• Capt. Frank Toomey and Sgt. 1st Class Charles Hardy address the audience during the panel discussion hosted by the Dale Center for the Study of War and Society at the University of Southern Mississippi February 24th, 2014. (U.S. Army Photo by Sgt. Brad Miller)

    Capt. Frank Toomey and Sgt. 1st Class Charles...

    Capt. Frank Toomey and Sgt. 1st Class Charles Hardy address the audience during the panel discussion hosted by the Dale Center for the Study of War and Society at the University of Southern Mississippi February 24th, 2014. (U.S. Army Photo by Sgt. Brad...

  • Panelist from the 158th Infantry Brigade address audience members during the Dale Center for the Study of War and Society�'s round table discussion, February 24th, 2014. (U.S. Army Photo by Sgt. Brad Miller)

    Panelist from the 158th Infantry Brigade...

    Panelist from the 158th Infantry Brigade address audience members during the Dale Center for the Study of War and Society�'s round table discussion, February 24th, 2014. (U.S. Army Photo by Sgt. Brad Miller)

  • Col. Paul Kreis, Commander of the 158th Infantry Brigade opens the panel discussions attended by Soldiers of the Brigade. (U.S. Army Photo by Sgt. Brad Miller)

    Col. Paul Kreis, Commander of the 158th...

    Col. Paul Kreis, Commander of the 158th Infantry Brigade opens the panel discussions attended by Soldiers of the Brigade. (U.S. Army Photo by Sgt. Brad Miller)

HATTIESBURG, Miss. - The Dale Center for the Study for War & Society at the University of Southern Mississippi hosted an open to the public roundtable event featuring Soldiers from the 158th Infantry Brigade from Camp Shelby, Miss.

Moderated by Dr. Andrew S. Weist, Professor of History and Founding Director, CSW&S, the panel consisted of seven Iraq and Afghanistan war veterans who shared their experiences during times of war and fielded questions from the audience.

The attendees represented history students, veterans and students participating in the University of Southern Mississippi's Reserve Officers' Training Corps program who are preparing for a military career after graduation.

"I think this is very important for civilians to ask questions about this sort of thing from the people that were actually there, rather than what a book says or what the media is reporting," said Master Sgt. Jason Thomas, a counter improvised explosive device observer-controller/trainer for the 3rd Battalion 315th Engineer Regiment.

The diverse crowd posed questions about dealing with Post Traumatic Stress, loss of team members, and the importance of family. In addition, many of the veterans in attendance shared their experiences with the panel, comparing how things have changed in the military and the world.

"There was a good mix of questions from faculty members, veterans, and students," Thomas said. "It was really interesting to see what their take is on us and what they don't understand."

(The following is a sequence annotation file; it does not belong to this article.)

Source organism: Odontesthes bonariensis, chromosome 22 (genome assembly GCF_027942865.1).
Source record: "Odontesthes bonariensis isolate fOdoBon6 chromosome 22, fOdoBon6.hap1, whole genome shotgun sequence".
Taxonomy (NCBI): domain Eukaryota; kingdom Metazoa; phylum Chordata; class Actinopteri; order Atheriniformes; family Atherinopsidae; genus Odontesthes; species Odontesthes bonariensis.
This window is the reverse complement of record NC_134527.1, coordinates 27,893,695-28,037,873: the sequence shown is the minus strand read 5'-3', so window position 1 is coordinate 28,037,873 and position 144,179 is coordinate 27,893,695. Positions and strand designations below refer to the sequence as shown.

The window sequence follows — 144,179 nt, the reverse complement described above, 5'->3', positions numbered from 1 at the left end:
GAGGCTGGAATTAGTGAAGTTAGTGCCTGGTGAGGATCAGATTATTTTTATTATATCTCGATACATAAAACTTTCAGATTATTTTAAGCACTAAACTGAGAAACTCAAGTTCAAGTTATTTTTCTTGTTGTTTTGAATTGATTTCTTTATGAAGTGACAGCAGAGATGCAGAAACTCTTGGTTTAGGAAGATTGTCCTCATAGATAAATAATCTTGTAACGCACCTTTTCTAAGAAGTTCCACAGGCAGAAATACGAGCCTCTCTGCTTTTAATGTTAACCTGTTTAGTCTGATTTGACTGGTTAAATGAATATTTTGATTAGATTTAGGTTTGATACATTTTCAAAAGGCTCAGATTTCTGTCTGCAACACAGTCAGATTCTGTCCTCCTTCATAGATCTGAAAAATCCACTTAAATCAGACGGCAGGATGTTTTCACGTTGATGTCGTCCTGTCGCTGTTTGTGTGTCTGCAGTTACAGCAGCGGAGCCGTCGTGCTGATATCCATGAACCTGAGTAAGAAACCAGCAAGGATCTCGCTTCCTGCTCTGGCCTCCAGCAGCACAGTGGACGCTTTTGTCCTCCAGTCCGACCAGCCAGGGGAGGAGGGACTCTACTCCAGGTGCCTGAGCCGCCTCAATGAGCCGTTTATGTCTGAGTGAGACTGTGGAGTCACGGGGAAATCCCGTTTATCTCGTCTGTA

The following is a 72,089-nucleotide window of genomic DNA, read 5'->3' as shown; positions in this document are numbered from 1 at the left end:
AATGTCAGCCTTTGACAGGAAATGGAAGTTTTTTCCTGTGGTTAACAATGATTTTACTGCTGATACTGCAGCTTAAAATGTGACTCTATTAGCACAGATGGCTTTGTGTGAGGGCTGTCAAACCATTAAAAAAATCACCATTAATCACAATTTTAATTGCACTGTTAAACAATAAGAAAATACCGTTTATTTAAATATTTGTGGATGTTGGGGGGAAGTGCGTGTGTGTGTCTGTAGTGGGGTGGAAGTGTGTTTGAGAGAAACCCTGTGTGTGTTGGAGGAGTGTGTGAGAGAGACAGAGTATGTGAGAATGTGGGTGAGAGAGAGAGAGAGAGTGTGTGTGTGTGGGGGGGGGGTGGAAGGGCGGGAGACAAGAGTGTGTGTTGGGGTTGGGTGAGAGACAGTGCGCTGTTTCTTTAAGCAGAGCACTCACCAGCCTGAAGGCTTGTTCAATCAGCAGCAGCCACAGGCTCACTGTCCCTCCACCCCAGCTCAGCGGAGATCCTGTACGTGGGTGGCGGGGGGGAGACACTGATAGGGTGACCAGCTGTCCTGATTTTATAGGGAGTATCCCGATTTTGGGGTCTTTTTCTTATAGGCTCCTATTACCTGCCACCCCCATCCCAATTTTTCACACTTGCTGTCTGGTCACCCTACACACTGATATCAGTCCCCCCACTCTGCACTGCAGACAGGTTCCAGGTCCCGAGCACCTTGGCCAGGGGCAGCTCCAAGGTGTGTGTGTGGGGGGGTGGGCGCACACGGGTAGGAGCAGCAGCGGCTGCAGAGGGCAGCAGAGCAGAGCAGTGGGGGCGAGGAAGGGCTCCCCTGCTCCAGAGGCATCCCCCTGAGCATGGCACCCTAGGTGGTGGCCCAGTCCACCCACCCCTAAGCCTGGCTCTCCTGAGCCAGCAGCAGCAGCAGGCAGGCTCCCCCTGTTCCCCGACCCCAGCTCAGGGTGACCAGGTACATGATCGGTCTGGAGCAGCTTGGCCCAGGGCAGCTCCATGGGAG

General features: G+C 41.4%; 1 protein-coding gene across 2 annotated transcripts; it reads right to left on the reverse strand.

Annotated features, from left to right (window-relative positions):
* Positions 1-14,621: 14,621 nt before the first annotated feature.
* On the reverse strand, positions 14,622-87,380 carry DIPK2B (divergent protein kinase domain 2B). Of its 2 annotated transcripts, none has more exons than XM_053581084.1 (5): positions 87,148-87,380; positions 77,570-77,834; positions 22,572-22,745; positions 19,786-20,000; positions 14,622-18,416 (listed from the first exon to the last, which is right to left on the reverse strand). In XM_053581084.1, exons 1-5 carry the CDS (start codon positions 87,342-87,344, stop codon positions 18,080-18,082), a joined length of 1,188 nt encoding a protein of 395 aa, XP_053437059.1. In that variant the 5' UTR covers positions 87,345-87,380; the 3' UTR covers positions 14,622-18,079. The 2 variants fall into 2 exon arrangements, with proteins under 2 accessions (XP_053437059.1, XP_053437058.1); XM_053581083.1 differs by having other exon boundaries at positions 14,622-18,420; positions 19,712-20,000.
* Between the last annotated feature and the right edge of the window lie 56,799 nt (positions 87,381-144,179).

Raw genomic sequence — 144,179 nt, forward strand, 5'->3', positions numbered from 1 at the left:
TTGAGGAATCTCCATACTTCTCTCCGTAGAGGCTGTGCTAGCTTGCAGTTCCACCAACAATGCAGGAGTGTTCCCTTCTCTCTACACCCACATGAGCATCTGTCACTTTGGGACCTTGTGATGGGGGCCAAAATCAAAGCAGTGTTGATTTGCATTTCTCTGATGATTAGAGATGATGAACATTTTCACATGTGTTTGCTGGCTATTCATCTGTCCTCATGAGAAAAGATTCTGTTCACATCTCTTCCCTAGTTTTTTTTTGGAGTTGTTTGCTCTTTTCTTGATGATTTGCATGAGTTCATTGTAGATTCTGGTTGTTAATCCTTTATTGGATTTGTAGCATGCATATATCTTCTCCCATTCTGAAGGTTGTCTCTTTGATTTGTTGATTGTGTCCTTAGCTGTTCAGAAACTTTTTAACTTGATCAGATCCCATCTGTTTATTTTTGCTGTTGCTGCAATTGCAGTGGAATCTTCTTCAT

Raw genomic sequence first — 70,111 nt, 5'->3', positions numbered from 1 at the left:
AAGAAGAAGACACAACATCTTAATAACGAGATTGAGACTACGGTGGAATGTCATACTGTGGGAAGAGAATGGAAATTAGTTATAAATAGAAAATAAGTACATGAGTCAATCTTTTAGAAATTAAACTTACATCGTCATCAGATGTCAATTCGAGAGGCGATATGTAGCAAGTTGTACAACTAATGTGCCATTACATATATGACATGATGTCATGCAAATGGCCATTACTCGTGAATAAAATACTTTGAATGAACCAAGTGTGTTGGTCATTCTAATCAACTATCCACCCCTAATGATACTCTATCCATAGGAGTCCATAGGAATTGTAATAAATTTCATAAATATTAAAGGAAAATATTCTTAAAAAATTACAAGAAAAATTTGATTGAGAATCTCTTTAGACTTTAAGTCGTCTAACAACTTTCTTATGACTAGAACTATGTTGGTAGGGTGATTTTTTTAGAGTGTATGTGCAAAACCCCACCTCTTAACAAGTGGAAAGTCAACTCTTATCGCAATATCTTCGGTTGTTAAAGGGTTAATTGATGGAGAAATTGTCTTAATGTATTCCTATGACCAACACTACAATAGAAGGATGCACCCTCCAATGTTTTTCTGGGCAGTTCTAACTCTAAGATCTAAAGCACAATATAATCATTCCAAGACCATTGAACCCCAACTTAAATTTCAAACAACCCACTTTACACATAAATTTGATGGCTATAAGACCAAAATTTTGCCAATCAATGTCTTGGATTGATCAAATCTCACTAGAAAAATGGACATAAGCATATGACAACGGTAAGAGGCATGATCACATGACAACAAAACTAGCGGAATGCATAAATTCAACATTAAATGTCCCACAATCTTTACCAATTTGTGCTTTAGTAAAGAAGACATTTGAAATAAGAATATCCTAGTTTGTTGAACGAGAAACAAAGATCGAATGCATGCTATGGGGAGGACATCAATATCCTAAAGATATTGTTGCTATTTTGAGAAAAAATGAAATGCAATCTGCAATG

Some ROTC students sought insight from the panel members, asking for advice for their upcoming careers in the military. The unanimous advice from the panel was for the new officers to build sincere and trusting relationships with their enlisted counterparts because they will become extended family and the people they will most rely on in a combat situation.

"I think that is one of the coolest things, because you get to affect them at the base level, Thomas explained. "You get to tell them what you?'re anticipating for them and what your advice is for them."

Several of Weist's current and former students were in attendance.

Anna Barrett, a student of USM who earned her bachelor's degree in history and her master's degree in public relations by the age of 22, attended the panel. Although she didn't ask a question, she expressed her appreciation for all they have done and have gone through to ensure she had the opportunity and the freedom to achieve what she has.

"Coming from a military family, I know what those guys sacrifice for the rest of us," said Barrett. "I truly believe that the strength of America comes from our military."

Barrett said she is always honored to have the chance to get involved with anything involving the military. She feels it's important to get the perspectives of people in the military and compare what they say to her studies in the field.

"I think it's important to make things like this available on campus," said Barrett. "Students often get caught up in class work and extracurricular activities that they lose track when events are held off campus."

First Army Division East, in partnership with the Army Reserve and Army National Guard, advises, assists and trains Reserve Component Forces, in both pre and post mobilization through multi- component integrated collective training, in accordance with Army Total Force Policy, Department of the Army, Army Forces Command and First Army directives in order to achieve Army Force Generation directed readiness requirements.

Page last updated Fri March 14th, 2014 at 07:30